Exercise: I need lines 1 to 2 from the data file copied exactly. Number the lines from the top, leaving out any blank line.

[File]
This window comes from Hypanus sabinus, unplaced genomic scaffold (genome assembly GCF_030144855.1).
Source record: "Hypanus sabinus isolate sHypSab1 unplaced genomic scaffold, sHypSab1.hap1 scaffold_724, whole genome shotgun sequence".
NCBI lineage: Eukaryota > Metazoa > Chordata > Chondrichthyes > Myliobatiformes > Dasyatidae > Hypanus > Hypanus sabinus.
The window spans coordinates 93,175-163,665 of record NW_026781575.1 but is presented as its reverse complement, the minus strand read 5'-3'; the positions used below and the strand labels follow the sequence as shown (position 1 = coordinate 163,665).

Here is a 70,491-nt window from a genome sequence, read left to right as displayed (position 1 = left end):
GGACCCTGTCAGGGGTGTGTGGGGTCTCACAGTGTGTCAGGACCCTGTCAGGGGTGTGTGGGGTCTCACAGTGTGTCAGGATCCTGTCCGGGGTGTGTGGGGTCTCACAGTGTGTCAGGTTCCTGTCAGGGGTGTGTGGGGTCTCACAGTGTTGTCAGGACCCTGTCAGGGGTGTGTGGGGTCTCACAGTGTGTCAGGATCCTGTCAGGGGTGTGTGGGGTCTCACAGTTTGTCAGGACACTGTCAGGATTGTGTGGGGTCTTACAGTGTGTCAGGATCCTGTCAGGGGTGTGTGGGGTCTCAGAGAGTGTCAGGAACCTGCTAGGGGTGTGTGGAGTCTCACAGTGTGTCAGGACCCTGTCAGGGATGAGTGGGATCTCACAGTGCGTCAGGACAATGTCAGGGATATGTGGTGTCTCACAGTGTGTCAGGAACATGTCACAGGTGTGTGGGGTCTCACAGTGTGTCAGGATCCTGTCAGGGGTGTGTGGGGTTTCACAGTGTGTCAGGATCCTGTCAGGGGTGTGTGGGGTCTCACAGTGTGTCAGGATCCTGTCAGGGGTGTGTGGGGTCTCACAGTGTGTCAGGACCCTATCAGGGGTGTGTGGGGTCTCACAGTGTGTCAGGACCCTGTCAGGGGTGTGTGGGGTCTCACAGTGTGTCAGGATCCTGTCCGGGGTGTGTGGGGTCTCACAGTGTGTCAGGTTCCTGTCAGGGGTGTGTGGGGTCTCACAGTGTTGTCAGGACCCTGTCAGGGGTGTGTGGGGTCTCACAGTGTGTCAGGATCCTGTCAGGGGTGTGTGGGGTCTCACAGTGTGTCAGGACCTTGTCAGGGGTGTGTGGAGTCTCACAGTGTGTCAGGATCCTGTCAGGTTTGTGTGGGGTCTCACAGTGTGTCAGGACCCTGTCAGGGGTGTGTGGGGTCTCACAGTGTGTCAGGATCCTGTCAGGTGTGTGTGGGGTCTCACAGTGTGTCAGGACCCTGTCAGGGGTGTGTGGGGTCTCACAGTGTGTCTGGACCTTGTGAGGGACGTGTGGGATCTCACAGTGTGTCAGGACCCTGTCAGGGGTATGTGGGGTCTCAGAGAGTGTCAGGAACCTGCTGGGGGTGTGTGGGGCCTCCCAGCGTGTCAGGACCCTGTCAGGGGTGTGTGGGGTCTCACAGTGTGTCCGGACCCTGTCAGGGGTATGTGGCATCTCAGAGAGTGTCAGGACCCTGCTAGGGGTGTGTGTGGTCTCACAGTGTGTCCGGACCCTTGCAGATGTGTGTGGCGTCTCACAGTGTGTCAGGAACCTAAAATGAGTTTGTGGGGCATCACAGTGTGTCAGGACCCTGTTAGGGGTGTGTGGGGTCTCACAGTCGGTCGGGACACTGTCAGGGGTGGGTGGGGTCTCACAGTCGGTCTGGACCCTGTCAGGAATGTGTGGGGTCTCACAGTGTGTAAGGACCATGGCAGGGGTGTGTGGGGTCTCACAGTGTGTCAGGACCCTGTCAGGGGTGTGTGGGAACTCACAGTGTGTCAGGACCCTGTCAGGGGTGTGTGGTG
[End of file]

This window comes from Hypanus sabinus, unplaced genomic scaffold (genome assembly GCF_030144855.1).
Source record: "Hypanus sabinus isolate sHypSab1 unplaced genomic scaffold, sHypSab1.hap1 scaffold_724, whole genome shotgun sequence".